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Something small and quick flashes through the backyard and suddenly you realize that a hummingbird, the first of the season, has just zipped by.

Spring is an exciting time of year for hummingbird fans as these smallest of birds return from their winter homes in Central America. Everyone exults at the sight of vibrant little birds with such an acrobatic flight style and the male’s chip-on-the-shoulder personality.

In fact, everything about hummingbirds, from their diminutive size (3¾ inches for ruby-throats) to their superfast wing beats (60 to 80 per second, so fast their wings almost disappear in a silvery wash), is larger than life. It’s tough to find enough superlatives to describe these most unbirdlike of birds, with a diet largely made up of flower nectar and a unique wing arrangement. This allows them to not only fly backward but also accomplish the difficult and energy-consuming task of hovering, either at a flower face or some other object that intrigues them.

The western U.S. hosts as many as eight different kinds of hummingbirds, but in the eastern half of the country we see only one, the ruby-throated. This can be confusing, because only the males display that brilliant-in-the-sunlight red throat — females are much duller but do have lovely iridescent green backs.

During spring’s migratory period, throughout the month of May, a number of hummingbirds may stop at your nectar feeders for a quick energy drink.

But the big question on everyone’s mind is: Will those hummingbirds stay around for the summer? And the answer is, it depends. Males are in the vanguard, arriving in early May and eager to claim a feeding territory right away. Females arrive a couple of weeks later, and know to avoid the feisty males, except briefly at breeding time. These birds don’t form pair bonds, and the female is on her own to build a nest, incubate her two eggs and raise the nestlings.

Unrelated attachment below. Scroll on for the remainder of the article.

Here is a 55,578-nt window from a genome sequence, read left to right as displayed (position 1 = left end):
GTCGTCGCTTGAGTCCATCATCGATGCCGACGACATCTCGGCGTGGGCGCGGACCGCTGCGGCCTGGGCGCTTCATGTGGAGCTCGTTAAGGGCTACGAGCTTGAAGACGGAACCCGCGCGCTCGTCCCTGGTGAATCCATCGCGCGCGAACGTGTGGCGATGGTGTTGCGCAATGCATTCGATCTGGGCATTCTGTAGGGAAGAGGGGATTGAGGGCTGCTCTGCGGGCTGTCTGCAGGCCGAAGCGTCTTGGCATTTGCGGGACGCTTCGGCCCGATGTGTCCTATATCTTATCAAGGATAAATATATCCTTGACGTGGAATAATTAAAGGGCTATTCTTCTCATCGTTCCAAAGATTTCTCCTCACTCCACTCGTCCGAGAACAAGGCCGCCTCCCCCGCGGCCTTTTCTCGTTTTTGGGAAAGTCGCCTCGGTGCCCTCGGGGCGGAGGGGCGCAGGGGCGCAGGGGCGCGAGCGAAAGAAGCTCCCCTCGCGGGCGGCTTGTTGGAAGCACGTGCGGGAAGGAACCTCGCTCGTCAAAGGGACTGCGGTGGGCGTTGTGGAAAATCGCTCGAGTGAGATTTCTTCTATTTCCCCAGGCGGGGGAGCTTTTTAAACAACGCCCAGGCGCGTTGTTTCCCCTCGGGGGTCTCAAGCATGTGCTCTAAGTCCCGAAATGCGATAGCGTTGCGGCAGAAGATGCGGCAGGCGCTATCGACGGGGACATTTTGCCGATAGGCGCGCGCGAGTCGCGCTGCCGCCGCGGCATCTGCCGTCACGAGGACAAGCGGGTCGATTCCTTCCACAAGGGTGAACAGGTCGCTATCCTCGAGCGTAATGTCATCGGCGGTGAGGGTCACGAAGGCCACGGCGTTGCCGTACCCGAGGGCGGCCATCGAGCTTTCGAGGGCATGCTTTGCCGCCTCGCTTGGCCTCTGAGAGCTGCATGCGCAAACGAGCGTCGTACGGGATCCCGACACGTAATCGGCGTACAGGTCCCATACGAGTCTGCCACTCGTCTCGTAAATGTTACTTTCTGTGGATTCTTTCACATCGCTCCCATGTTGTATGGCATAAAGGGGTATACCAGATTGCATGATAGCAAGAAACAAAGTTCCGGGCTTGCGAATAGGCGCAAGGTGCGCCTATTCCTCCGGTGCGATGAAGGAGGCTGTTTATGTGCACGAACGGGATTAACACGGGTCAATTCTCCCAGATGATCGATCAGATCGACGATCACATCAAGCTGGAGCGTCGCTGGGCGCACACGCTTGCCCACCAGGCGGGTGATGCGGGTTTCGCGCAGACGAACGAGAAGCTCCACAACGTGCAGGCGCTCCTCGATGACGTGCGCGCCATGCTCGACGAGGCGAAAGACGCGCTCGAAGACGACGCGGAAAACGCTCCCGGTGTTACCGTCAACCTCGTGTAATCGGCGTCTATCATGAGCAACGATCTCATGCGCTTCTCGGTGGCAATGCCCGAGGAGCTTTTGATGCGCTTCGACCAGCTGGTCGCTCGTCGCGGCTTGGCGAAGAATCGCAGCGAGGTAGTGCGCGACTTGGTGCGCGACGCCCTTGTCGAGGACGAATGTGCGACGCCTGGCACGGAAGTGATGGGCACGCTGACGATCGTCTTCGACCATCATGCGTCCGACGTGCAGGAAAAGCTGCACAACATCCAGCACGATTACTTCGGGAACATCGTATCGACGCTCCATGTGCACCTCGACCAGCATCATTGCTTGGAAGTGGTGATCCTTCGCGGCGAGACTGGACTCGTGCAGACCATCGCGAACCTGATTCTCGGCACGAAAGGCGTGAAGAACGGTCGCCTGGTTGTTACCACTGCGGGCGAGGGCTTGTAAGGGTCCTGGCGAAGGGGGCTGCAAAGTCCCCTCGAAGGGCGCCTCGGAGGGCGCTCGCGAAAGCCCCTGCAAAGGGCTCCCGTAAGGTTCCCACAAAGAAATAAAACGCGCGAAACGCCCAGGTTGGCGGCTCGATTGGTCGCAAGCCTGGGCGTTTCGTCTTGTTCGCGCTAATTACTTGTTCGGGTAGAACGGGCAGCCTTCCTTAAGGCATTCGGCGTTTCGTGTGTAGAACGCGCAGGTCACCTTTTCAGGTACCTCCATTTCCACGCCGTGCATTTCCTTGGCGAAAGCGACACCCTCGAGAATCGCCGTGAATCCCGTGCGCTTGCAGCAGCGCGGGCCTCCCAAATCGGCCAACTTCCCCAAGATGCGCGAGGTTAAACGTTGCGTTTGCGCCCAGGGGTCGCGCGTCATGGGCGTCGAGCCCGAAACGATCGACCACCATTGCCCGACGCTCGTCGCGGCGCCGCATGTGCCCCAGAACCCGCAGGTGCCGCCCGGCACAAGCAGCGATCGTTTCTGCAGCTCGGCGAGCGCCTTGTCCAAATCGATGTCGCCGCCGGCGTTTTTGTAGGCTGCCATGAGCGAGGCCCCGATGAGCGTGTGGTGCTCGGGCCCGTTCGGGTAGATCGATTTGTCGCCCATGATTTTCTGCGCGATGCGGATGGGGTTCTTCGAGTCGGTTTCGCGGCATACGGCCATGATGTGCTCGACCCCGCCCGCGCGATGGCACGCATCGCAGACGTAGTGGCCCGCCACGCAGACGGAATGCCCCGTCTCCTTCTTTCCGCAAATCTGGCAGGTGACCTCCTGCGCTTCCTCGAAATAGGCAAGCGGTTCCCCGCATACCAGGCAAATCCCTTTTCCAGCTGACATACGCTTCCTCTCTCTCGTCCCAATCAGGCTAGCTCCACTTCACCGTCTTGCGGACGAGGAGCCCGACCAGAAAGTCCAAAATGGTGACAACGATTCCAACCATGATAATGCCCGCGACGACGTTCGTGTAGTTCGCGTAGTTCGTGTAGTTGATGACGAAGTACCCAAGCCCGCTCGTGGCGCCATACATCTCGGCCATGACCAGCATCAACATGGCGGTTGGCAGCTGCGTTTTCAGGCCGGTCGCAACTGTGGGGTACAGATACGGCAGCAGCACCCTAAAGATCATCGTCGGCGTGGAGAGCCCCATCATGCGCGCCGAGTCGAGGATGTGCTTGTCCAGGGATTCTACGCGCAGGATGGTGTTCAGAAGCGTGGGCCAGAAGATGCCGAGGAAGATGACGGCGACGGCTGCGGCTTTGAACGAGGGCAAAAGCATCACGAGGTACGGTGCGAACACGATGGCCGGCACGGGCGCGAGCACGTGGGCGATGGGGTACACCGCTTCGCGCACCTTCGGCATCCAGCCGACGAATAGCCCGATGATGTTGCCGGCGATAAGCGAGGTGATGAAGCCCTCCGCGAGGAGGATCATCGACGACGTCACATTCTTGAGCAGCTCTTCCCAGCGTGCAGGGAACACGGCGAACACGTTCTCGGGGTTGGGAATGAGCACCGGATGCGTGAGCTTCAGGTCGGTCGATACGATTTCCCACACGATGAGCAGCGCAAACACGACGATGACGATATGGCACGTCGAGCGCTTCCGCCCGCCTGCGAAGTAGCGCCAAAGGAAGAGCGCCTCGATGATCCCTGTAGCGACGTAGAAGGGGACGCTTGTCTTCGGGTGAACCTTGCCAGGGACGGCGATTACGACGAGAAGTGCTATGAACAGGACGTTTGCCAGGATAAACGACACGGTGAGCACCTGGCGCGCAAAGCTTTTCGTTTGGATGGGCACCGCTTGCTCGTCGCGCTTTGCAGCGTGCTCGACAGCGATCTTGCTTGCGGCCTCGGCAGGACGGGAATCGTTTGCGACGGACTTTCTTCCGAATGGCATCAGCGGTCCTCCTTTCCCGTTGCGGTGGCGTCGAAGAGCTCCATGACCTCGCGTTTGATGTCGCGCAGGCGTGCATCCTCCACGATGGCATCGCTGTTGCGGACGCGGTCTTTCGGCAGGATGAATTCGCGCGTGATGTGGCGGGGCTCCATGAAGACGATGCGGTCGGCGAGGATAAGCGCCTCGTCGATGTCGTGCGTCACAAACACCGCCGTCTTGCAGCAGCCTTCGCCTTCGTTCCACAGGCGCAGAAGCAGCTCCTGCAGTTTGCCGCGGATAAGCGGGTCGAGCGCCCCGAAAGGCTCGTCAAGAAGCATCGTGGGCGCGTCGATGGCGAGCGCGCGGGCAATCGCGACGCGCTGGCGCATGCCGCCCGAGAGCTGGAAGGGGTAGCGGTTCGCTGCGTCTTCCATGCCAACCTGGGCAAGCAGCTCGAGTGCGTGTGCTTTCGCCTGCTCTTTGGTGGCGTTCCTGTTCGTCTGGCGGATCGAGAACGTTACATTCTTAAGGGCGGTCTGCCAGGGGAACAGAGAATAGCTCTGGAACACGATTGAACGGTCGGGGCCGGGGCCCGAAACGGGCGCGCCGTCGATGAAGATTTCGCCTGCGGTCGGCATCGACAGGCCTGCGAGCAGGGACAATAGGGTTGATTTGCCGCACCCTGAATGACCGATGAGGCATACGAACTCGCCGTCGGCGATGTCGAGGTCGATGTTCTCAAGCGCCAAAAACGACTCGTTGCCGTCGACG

If a male has adopted your home landscape as part of his feeding territory, then you may be rewarded by daily visits to gardens and feeders. Females tend to avoid a male’s territory (these are defended viciously), preferring to nest in a secluded wetland, but these are in short supply in the Twin Cities. So it’s not unusual for a female to nest in a residential area, if it has the right habitat.

Habitat is the key, and as is true for most birds, native plantings play a big role. Yes, it’s true that as far as collecting nectar is concerned, hummingbirds aren’t picky and will poke their long beaks into just about any kind of bloom in search of the sweet stuff. But they need protein, too, and this is supplied in the form of small arthropods like spiders, gnats, fruit flies and tiny caterpillars. Native plants are attractive to native insects — and nonnatives don’t attract many insects at all. Thus, landscapes that are magnets for hummingbirds might feature some bright nonnative annuals like lantana and salvias, but also natives like bergamot, columbine and cardinal flower.

Where did my hummingbirds go? This is a frequent lament after May’s heady rush of little birds. The males may be feeding elsewhere and even if a female is in the vicinity, she sits on her nest almost around the clock, dashing off for 2 minutes each hour to feed herself. Once the eggs hatch, she’s intent on bringing back insect protein to help her nestlings grow quickly, and makes few trips to nectar feeders. So summer may not be the best hummingbird viewing time for most of us.

But late summer and fall can be ideal times to see backyard hummingbirds: Adults are moving through as they begin to head back to Mexico and Central America, and their population is boosted by summer’s crop of youngsters. August and September are when hummingbirds often stack up at feeders, seeking energy to fuel their long migratory trips.

St. Paul resident Val Cunningham, who volunteers with the St. Paul Audubon Society and writes about nature for local, regional and national newspapers and magazines, can be reached at valwrites@comcast.net